Tuesday

17th Sep 2019

EU sets low expectations for Russia summit

EU envoys at a summit in the Russian Far East on Thursday (21 May) and Friday will voice worries over energy security and trade tariffs, but expect to come home with little by way of concrete agreements.

The European Commission last week sent proposals to Moscow on how to beef up an existing Early Warning Mechanism (EWM) to alert Brussels on the risk of future gas cut-offs, such as the massive outage in January.

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  • Dmitry Medvedev inspects an oil refinery in Khabarovsk ahead of the summit dinner on 21 May (Photo: kremlin.ru)

The current set-up, described by one EU official as "basically down to some guys calling each other," is to be put on a more formal footing, with the possible inclusion of transit countries such as Ukraine.

The EU believes a repetition of the January fiasco could take place at any time, with Russia itself warning that Europe should loan money to Ukraine to help it pay spiralling gas debts.

European envoys will also push Russia to roll back protectionist tariffs imposed last November as a reaction to the economic crisis. The so-called "55 point plan" saw new duties slapped on imports of cars, steel, milk and butter. Steep duties on timber exports to EU paper mills are also set to bite from January onward.

EU foreign ministers meeting in Brussels on Monday said agreement on a new EWM and the launch of a dialogue on public health were among the summit's "potential deliverables."

But there is little faith that Moscow will budge on tariffs.

Russia has since November 2007 refused to even discuss the question of Siberian overflights - a system of fees that sees EU airlines pay €330 million a year to Russian carrier Aeroflot. The hard line comes despite the EU making air fees a condition for Russia's WTO accession, unlike the 55 point plan.

The EU summit delegation will be led by Russophile and eurosceptic Czech President Vaclav Klaus, who is to share a long plane-ride from Prague to the Siberian town of Khabarovsk with EU top diplomat Javier Solana.

Mr Klaus was chosen for the mission because of his good chemistry with Russian President Dmitry Medvedev and has shown willingness to toe the EU line in pre-summit briefings inside the EU.

Any public statements at the Khabarovsk event are likely to mask the EU's deeper energy security concerns, however.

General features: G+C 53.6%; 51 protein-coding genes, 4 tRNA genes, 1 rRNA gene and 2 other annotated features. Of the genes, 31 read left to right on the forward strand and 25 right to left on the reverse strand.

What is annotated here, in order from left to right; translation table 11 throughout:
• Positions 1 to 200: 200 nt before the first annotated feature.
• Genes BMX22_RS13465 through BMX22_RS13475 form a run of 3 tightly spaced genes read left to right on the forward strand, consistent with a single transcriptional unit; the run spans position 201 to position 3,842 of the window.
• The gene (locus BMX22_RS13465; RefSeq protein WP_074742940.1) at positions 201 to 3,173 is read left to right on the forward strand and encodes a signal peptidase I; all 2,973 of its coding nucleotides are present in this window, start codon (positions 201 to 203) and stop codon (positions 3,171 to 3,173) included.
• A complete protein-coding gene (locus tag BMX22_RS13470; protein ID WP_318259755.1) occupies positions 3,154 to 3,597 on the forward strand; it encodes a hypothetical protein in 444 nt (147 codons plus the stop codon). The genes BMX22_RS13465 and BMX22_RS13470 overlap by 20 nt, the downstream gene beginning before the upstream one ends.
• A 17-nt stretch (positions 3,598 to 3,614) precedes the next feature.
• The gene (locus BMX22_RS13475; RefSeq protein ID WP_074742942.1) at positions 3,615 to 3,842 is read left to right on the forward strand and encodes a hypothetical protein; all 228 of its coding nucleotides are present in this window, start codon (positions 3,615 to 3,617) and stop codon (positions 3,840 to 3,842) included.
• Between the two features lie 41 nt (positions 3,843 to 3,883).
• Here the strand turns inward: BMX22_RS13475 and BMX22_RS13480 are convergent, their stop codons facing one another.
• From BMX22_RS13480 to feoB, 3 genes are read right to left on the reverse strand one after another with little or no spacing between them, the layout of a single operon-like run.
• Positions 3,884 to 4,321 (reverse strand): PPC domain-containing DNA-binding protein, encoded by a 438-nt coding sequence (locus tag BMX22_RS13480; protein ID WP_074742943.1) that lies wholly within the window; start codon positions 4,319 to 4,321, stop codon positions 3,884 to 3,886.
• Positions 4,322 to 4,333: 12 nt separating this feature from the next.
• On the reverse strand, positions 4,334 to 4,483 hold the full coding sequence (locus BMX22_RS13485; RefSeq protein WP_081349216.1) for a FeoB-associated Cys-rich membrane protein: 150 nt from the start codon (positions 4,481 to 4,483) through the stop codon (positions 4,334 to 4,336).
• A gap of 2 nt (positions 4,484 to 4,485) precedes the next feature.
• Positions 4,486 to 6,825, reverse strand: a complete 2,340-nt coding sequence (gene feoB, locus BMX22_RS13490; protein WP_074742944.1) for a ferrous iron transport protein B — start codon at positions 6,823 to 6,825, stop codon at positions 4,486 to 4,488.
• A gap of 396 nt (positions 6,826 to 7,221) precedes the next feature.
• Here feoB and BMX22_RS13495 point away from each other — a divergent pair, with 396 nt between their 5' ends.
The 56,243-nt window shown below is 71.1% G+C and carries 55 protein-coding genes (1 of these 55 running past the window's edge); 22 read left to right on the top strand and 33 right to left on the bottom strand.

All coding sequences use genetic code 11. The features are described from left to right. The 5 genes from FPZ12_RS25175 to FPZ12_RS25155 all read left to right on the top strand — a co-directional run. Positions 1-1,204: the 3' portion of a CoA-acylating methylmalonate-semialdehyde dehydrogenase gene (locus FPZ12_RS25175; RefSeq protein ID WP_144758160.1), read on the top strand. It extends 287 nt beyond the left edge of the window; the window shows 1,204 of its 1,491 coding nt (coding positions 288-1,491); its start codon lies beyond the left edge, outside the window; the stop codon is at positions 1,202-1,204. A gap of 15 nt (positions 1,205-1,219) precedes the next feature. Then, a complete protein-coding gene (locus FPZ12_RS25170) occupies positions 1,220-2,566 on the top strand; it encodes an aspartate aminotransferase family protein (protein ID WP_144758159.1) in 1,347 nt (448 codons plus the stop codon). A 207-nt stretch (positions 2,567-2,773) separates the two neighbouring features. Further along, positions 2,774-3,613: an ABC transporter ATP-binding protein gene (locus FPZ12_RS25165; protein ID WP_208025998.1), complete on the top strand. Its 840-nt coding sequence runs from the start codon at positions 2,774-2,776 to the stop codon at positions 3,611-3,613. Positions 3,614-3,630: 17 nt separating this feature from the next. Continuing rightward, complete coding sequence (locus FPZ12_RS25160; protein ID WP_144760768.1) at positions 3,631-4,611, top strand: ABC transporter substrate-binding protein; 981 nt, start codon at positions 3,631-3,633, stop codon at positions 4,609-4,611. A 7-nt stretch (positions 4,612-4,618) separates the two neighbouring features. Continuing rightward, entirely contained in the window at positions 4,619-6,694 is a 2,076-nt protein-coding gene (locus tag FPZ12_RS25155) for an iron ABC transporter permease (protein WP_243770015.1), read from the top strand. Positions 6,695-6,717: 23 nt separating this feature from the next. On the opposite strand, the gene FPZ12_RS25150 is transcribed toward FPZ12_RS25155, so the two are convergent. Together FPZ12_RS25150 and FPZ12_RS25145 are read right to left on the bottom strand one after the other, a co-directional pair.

With new laws designed to keep foreign investors' hands off mineral reserves, lack of respect for private property rights and rampant corruption in most layers of society, it is becoming harder for EU energy companies to join Gazprom in keeping the pipelines full.

The EU foreign ministers on Monday said they are "watching" the new trial of former oil tycoon Mikhail Khodorkovsky, whose company, Yukos, was seized by powerful Kremlin insider Igor Sechin five years ago.

But they said nothing about the trial of Semion Mogilevich - an alleged Russian mafia boss with top-level ties in the gas business and politics, arrested last year. "Nobody will ever really put him away. He knows where all the bodies are buried," one Russia analyst told EUobserver.

Listening mode

The EU envoys in Siberia will also be in "listening mode" on Russian plans to create a new multilateral energy transit agreement to replace the existing Energy Charter Treaty (ECT) and a separate, worldwide, security pact to overarch Nato.

The European Commission has already stated it will stand by the ECT. Some EU officials even see the energy pact proposal as insurance against an anti-Russian ruling in a current legal case over the Yukos break-up. The Yukos arbitration, based on the ECT, could cost an impoverished Kremlin over €20 billion.

In terms of hard security, the need for a two-state solution in Israel is one of the few areas where the two sides agree.

With EU diplomats in Khabarovsk mandated to urge Russia to pull troops out of Georgia rebel enclaves Abkhazia and South Ossetia in line with a French-brokered peace accord, Russia is planning to bring its own complaints to the table.

Moscow on Wednesday accused Romanian special forces of inciting riots in Moldova in April in an attempt to destabilise the Russia-friendly regime. "We want to ask our colleagues from the European Union whether they intend to take responsibility for what European Union members do," Medvedev aide Sergei Prikhodko said.

The modest achievements of past EU-Russia summits, which take place twice a year, have seen EU officials advise member states to scale back the meetings to just once a year in future, if Russia agrees.

Analysis

How should the EU handle Russia now?

Should West help Russian opposition in its struggle against the regime, or make new deals with Putin, as France is keen to do?

Central European leaders demand Balkan EU accession

Czech Republic, Hungary, Poland, and Slovakia have demanded to open accession talks with North Macedonia and Albania this year, as Hungary's man prepares to take over the enlargement portfolio.

Just 5% of Europeans trust Trump

European voters believe that EU's foreign policies should be more coherent and effective in order to remain neutral in potential international conflicts, since most EU citizens no longer rely on the US security guarantee, according to a new report.

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